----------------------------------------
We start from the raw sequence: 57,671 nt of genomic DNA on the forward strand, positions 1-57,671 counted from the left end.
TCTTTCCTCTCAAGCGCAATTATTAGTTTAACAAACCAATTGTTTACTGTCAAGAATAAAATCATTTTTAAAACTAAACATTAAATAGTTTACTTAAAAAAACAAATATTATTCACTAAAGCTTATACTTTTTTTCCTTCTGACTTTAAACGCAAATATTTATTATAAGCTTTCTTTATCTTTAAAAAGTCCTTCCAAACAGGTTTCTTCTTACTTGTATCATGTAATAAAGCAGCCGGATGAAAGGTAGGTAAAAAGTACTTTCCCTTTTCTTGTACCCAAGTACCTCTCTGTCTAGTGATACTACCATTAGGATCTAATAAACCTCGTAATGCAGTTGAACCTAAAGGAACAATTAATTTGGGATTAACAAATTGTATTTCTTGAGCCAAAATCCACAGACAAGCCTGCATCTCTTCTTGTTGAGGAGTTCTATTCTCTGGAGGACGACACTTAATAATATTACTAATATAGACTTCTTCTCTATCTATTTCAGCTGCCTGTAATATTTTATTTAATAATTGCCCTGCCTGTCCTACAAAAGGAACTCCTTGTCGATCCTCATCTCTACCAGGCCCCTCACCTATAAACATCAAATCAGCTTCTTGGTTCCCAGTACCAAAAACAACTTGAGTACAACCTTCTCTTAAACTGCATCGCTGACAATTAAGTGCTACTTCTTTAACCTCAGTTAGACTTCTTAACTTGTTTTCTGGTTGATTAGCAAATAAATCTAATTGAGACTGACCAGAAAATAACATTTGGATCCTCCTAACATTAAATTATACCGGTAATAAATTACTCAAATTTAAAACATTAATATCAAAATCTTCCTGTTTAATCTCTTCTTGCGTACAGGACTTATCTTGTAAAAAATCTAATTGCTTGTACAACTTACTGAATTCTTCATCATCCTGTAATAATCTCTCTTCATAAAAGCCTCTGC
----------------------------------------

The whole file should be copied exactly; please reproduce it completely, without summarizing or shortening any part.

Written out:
We start from the raw sequence: 57,671 nt of genomic DNA on the forward strand, positions 1-57,671 counted from the left end.
TCTTTCCTCTCAAGCGCAATTATTAGTTTAACAAACCAATTGTTTACTGTCAAGAATAAAATCATTTTTAAAACTAAACATTAAATAGTTTACTTAAAAAAACAAATATTATTCACTAAAGCTTATACTTTTTTTCCTTCTGACTTTAAACGCAAATATTTATTATAAGCTTTCTTTATCTTTAAAAAGTCCTTCCAAACAGGTTTCTTCTTACTTGTATCATGTAATAAAGCAGCCGGATGAAAGGTAGGTAAAAAGTACTTTCCCTTTTCTTGTACCCAAGTACCTCTCTGTCTAGTGATACTACCATTAGGATCTAATAAACCTCGTAATGCAGTTGAACCTAAAGGAACAATTAATTTGGGATTAACAAATTGTATTTCTTGAGCCAAAATCCACAGACAAGCCTGCATCTCTTCTTGTTGAGGAGTTCTATTCTCTGGAGGACGACACTTAATAATATTACTAATATAGACTTCTTCTCTATCTATTTCAGCTGCCTGTAATATTTTATTTAATAATTGCCCTGCCTGTCCTACAAAAGGAACTCCTTGTCGATCCTCATCTCTACCAGGCCCCTCACCTATAAACATCAAATCAGCTTCTTGGTTCCCAGTACCAAAAACAACTTGAGTACAACCTTCTCTTAAACTGCATCGCTGACAATTAAGTGCTACTTCTTTAACCTCAGTTAGACTTCTTAACTTGTTTTCTGGTTGATTAGCAAATAAATCTAATTGAGACTGACCAGAAAATAACATTTGGATCCTCCTAACATTAAATTATACCGGTAATAAATTACTCAAATTTAAAACATTAATATCAAAATCTTCCTGTTTAATCTCTTCTTGCGTACAGGACTTATCTTGTAAAAAATCTAATTGCTTGTACAACTTACTGAATTCTTCATCATCCTGTAATAATCTCTCTTCATAAAAGCCTCTGC